10 January 2009

Ice Bar Sub-Zero

Went to the Ice Bar Sub-Zero in Seoul last Friday.

Pic of the bartender making our drinks

The whole attraction to this place is that it's a giant walk in freezer with a bar made out of ice.

Another pic of the bar

This gives you an idea of what the place looks like

Ice Sculpture

Cover is 15,000 won and it includes gloves, a drink, and a coat cape type thing. I'd say that it was worth going once but I really can't see making it a regular spot. For one, the place is dead. For another, the prices are much higher then any other establishment in Korea.

Tool Chest

This has nothing to do with Korea or the Ice Bar but it's a cool toolchest.

08 January 2009

Bog bilberry Liquor

Forgot to leave my review.

I didn't notice any subtle tastes when I drank this and the best thing that can be said is that it's not bad (definitely not good) but drinkable.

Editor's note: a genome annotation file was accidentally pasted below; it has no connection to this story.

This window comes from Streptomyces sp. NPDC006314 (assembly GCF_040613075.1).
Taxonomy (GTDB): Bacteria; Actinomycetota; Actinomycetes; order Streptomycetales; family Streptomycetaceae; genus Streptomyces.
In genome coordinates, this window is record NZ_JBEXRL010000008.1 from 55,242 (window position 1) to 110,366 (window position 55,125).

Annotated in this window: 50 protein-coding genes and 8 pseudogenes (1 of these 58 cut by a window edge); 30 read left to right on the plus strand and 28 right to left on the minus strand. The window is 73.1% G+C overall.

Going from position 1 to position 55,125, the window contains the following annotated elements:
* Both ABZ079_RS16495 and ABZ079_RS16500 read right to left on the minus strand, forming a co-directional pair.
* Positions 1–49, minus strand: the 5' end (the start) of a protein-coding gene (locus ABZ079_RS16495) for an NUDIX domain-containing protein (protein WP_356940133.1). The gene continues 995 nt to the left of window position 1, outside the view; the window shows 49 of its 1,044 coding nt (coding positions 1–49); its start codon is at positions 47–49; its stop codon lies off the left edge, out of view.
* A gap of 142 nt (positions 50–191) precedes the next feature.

It's winter vacation and I'm stuck in school, so are the students.

It is officially winter vacation and despite that they still have mandatory extra classes that the students have to attend. I don't have to teach any of these classes but I'm still expected to show up. This has given me a lot of free time and so I've been taking the opportunity to walk around the neighborhood and I've seen and tasted a couple of interesting things.

Yesterday, I saw a truck back up to what I'm fairly sure is a restaurant. This truck had metal boxes in the back of it and after a short amount of time, the driver opened one of these boxes up and pulled out a live dog which was then led into the restaurant. Guess I know what they serve there.

Today I got lunch at a small restaurant (not the dog place) and as I ate my meal, I saw a lot of my students come up and order what appeared to be corndogs from a large open window that covered the front of the shop. After finishing my meal, I ordered one of the 'corndogs' to eat on my walk back to school. The guy selected one of the larger ones he'd cooked and asked if I wanted him to put on what I assumed was salt, I agreed and he handed me my snack. All I have to say about the meal is that sugar and mustard do not go together, I still have the aftertaste in my mouth and it's vile.